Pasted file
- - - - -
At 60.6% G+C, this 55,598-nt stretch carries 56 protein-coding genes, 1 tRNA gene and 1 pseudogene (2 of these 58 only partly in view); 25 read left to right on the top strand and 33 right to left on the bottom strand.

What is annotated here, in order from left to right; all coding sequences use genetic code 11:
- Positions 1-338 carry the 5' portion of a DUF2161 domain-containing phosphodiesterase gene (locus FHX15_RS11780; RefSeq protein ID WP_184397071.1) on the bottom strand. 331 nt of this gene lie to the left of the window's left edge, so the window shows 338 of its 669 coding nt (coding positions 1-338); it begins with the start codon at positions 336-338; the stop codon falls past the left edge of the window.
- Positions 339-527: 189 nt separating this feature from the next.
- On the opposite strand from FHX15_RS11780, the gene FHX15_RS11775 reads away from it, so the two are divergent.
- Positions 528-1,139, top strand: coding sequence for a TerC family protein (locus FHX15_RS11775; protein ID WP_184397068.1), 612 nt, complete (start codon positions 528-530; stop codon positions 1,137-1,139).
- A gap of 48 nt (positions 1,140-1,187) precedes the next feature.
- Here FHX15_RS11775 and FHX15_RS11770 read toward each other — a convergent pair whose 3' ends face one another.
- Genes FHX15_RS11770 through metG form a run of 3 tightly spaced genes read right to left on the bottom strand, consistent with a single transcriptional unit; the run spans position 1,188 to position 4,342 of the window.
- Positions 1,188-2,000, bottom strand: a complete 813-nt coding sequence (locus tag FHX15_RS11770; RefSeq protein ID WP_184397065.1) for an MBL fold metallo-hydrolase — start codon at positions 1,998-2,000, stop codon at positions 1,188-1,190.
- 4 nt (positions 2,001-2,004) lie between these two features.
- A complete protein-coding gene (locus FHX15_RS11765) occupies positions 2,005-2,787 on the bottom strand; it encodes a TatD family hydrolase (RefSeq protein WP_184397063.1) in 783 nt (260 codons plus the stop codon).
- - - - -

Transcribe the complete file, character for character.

At 60.6% G+C, this 55,598-nt stretch carries 56 protein-coding genes, 1 tRNA gene and 1 pseudogene (2 of these 58 only partly in view); 25 read left to right on the top strand and 33 right to left on the bottom strand.

What is annotated here, in order from left to right; all coding sequences use genetic code 11:
- Positions 1-338 carry the 5' portion of a DUF2161 domain-containing phosphodiesterase gene (locus FHX15_RS11780; RefSeq protein ID WP_184397071.1) on the bottom strand. 331 nt of this gene lie to the left of the window's left edge, so the window shows 338 of its 669 coding nt (coding positions 1-338); it begins with the start codon at positions 336-338; the stop codon falls past the left edge of the window.
- Positions 339-527: 189 nt separating this feature from the next.
- On the opposite strand from FHX15_RS11780, the gene FHX15_RS11775 reads away from it, so the two are divergent.
- Positions 528-1,139, top strand: coding sequence for a TerC family protein (locus FHX15_RS11775; protein ID WP_184397068.1), 612 nt, complete (start codon positions 528-530; stop codon positions 1,137-1,139).
- A gap of 48 nt (positions 1,140-1,187) precedes the next feature.
- Here FHX15_RS11775 and FHX15_RS11770 read toward each other — a convergent pair whose 3' ends face one another.
- Genes FHX15_RS11770 through metG form a run of 3 tightly spaced genes read right to left on the bottom strand, consistent with a single transcriptional unit; the run spans position 1,188 to position 4,342 of the window.
- Positions 1,188-2,000, bottom strand: a complete 813-nt coding sequence (locus tag FHX15_RS11770; RefSeq protein ID WP_184397065.1) for an MBL fold metallo-hydrolase — start codon at positions 1,998-2,000, stop codon at positions 1,188-1,190.
- 4 nt (positions 2,001-2,004) lie between these two features.
- A complete protein-coding gene (locus FHX15_RS11765) occupies positions 2,005-2,787 on the bottom strand; it encodes a TatD family hydrolase (RefSeq protein WP_184397063.1) in 783 nt (260 codons plus the stop codon).